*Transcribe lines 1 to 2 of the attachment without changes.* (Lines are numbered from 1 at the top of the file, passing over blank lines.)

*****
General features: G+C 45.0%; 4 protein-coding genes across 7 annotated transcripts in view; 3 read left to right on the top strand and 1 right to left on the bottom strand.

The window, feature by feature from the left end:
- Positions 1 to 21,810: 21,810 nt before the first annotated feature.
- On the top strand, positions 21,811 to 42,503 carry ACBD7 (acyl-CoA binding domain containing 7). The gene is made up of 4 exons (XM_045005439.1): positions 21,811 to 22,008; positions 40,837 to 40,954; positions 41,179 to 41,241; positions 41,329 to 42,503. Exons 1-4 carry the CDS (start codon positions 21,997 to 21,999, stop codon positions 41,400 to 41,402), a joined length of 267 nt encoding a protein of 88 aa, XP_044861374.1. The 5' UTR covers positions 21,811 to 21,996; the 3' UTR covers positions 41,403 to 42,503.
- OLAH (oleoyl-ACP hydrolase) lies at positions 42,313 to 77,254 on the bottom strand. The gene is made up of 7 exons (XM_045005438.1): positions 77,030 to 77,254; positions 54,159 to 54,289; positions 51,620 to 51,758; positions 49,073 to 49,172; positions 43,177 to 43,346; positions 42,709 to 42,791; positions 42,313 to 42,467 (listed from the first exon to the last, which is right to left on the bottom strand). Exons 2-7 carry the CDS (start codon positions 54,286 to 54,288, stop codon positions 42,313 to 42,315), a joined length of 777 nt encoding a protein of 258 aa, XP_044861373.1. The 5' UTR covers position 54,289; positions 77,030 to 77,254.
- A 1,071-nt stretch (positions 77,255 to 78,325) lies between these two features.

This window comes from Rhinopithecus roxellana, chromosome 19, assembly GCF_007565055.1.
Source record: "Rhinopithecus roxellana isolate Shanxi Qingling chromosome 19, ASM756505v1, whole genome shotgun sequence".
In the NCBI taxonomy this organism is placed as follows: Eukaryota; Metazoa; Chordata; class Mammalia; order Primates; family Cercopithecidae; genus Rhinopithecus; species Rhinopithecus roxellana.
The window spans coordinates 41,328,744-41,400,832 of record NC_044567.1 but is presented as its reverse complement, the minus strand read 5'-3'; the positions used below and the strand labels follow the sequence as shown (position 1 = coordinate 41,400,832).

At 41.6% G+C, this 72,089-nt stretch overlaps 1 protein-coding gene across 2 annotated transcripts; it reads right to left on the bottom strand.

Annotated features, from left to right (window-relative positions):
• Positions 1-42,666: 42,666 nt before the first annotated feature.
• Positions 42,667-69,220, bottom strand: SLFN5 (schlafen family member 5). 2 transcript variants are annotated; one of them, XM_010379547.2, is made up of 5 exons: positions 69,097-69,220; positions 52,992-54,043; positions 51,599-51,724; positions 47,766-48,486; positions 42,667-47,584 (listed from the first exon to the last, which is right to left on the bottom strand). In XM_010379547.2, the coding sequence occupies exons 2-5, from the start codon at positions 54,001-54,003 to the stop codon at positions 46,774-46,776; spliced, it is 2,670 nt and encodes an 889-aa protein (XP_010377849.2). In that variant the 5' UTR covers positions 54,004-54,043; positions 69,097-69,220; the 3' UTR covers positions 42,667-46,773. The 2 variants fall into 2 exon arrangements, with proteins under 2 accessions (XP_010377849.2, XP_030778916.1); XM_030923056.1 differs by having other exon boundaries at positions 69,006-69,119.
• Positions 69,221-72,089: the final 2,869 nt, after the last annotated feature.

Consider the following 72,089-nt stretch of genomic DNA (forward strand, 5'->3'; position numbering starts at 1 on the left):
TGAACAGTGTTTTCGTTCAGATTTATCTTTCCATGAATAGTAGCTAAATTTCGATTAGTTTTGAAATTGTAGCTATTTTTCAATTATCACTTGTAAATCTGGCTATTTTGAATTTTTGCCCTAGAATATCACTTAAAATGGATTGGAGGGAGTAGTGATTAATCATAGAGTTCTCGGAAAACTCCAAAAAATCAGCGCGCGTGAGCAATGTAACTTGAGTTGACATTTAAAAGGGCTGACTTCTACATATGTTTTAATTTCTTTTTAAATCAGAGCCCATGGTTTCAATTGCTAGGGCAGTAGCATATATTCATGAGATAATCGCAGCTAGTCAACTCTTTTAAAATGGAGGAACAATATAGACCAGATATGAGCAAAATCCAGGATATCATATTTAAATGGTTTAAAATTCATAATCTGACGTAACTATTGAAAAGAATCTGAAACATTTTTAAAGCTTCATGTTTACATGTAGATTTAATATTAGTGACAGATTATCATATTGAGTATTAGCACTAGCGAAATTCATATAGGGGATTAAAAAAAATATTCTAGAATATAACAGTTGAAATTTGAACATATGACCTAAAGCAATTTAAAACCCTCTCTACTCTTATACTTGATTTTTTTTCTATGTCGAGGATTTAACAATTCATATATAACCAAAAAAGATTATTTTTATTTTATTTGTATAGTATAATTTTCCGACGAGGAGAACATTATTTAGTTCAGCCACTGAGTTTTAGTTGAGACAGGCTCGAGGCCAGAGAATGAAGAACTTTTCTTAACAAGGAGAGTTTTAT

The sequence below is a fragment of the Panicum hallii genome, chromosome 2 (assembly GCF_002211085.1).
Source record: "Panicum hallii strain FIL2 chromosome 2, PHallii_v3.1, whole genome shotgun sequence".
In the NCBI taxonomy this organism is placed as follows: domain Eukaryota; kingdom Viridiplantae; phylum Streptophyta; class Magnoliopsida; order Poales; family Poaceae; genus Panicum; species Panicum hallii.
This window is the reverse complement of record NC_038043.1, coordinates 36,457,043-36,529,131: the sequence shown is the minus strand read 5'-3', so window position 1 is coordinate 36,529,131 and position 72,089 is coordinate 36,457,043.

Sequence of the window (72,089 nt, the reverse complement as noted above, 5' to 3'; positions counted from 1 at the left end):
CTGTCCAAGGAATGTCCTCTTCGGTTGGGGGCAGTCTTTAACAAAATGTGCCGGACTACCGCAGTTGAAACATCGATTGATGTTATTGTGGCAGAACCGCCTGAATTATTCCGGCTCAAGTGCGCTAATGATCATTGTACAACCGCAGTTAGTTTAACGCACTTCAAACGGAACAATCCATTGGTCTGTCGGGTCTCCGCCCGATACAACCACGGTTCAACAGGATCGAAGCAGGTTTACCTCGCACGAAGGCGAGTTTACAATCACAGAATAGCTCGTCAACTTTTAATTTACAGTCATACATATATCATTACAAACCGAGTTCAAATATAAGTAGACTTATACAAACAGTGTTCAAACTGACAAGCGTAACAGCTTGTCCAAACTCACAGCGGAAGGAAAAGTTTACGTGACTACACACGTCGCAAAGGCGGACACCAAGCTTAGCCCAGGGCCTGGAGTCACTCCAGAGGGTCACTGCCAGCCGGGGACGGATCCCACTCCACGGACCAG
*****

General features: G+C 45.0%; 4 protein-coding genes across 7 annotated transcripts in view; 3 read left to right on the top strand and 1 right to left on the bottom strand.

The window, feature by feature from the left end: